The Legacy of the World's First Out Lesbian Prime Minister
BY Trudy Ring
May 03 2013 6:00 AM ET
Sigurdardóttir on the day she was sworn in as prime minister, February 1, 2009
Under Sigurdardóttir, the government initiated a review of the national constitution, in an unusual fashion in that hundreds of Icelanders had the opportunity to make suggestions, and then voters last fall approved the document in a referendum. However, the new constitution has yet to receive the required approval of the Althingi.
Iceland’s economy improved somewhat during Sigurdardóttir’s tenure, and several bankers and politicians were tried on charges related to the financial collapse. Haarde was convicted on a charge arising from his failure to hold emergency cabinet meetings as the crisis developed, but he was acquitted of more serious crimes. Still, while Iceland was “the least foul smelling of the world’s dirty laundry,” as the blog TruthOut put it, economic problems remained. Unemployment fell, but Icelanders also saw their taxes rise while spending on social programs decreased.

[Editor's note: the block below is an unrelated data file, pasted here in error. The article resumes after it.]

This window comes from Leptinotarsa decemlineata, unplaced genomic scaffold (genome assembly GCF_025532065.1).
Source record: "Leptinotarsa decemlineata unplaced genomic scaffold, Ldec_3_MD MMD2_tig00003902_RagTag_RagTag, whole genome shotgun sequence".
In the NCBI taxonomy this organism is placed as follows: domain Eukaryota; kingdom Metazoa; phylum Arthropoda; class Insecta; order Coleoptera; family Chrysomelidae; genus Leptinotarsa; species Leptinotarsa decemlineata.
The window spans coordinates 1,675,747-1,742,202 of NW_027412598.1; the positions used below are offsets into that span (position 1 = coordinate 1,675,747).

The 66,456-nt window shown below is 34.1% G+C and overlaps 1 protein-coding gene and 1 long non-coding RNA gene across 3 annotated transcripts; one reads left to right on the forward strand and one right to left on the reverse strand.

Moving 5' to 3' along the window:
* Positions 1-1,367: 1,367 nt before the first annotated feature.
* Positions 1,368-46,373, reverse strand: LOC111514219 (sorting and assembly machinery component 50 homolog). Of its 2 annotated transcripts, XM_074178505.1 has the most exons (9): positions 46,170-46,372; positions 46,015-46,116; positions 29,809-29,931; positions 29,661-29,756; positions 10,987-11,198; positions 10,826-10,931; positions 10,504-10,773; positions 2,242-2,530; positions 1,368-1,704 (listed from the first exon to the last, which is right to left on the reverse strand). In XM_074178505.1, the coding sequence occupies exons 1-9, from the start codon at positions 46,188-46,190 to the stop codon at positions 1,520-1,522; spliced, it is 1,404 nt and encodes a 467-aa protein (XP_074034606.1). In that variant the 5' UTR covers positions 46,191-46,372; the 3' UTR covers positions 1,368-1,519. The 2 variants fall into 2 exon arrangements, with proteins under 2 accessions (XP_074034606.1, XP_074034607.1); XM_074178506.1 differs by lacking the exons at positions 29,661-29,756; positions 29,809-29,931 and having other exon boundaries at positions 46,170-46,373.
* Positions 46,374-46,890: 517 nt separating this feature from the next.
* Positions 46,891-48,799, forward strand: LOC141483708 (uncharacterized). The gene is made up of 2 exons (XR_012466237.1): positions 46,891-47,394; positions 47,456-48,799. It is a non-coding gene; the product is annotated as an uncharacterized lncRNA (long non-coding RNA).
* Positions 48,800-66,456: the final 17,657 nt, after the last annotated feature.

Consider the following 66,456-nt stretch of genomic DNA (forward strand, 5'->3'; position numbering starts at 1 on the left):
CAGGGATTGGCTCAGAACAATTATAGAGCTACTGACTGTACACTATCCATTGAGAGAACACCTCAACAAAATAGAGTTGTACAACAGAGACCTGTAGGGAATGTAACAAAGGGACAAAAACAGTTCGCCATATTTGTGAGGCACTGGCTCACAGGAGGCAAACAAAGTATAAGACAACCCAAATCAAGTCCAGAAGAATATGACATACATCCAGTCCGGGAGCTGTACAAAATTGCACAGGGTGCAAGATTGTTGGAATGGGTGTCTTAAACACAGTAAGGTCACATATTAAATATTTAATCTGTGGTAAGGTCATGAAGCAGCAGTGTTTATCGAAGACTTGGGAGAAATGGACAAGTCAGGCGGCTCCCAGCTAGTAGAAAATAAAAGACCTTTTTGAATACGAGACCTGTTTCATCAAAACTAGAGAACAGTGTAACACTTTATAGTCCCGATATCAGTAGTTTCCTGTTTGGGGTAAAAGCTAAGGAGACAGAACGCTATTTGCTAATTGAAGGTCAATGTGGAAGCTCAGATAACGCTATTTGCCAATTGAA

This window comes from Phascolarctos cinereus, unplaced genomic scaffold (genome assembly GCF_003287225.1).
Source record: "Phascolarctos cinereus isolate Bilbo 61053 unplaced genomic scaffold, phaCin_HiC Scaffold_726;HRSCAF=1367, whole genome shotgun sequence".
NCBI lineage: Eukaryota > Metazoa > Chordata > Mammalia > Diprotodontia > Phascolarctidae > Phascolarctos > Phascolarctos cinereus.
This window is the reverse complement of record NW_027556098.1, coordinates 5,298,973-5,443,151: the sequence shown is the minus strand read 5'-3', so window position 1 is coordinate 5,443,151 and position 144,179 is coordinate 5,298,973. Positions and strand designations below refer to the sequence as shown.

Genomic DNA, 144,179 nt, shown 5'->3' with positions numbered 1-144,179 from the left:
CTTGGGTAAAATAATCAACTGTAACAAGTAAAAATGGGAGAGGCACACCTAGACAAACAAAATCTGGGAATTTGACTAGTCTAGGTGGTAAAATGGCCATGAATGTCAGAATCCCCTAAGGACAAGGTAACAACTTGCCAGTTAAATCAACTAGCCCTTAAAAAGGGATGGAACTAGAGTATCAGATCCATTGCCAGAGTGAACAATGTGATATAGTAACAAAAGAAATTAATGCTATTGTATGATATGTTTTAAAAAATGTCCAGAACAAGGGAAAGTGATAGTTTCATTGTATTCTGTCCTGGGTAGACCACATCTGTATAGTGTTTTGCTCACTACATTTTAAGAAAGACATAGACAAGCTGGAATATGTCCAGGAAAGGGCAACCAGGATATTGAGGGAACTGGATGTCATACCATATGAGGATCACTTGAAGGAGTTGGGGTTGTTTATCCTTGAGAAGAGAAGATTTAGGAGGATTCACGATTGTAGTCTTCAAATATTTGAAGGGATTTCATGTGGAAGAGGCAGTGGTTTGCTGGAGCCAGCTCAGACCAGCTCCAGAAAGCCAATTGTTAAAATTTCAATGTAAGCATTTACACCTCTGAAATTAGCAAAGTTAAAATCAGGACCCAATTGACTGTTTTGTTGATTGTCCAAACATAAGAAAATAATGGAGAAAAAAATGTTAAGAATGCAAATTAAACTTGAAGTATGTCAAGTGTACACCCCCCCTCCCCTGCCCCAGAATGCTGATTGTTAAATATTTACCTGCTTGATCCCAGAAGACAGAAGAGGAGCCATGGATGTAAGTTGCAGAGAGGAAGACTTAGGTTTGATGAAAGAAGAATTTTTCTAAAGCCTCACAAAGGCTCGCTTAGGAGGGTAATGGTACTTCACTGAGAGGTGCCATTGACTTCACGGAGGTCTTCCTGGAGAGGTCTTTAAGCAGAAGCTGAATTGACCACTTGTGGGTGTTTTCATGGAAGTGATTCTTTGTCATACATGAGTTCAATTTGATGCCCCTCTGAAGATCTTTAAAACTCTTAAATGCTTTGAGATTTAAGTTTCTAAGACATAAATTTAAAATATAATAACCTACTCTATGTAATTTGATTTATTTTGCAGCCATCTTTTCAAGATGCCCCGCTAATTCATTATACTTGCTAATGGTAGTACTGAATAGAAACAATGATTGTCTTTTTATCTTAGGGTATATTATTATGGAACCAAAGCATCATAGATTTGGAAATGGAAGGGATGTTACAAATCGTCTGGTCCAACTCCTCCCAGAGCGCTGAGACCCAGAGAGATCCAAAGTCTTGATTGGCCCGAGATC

“Polls suggest that many here are disappointed with the current coalition government which took power at the height of the crisis,” BBC contributor Joe Lynam wrote from Iceland in January. “And as is often the case in politics, the party which inherits the mess does not always get much credit for cleaning it up.”
That turned out to be the case, with voters turning out the Social Democratic Alliance in April. It received just 13% of the vote, giving it nine seats in the Althingi. The Independence and Progressive parties, both more conservative — although perhaps still liberal by U.S. standards — won 19 seats each, meaning they will form a coalition government and one of their leaders, likely the Independence Party’s Bjarni Benediktsson, will become prime minister.
“The Independence Party has been called to duty again,” the BBC quoted Benediktsson as saying. “We’ve seen what cutbacks have done for our health care system and social benefits ... now it’s time to make new investments, create jobs, and start growth.”
Still, LGBT activists say that no matter what one thinks of Sigurdardóttir’s politics, she played a historically important role. Having an openly gay national leader, “even in a small country like Iceland, sends a clear message to everyone, wherever they live,” wrote a blogger at GayIce.is. “If we can do it, you can too.”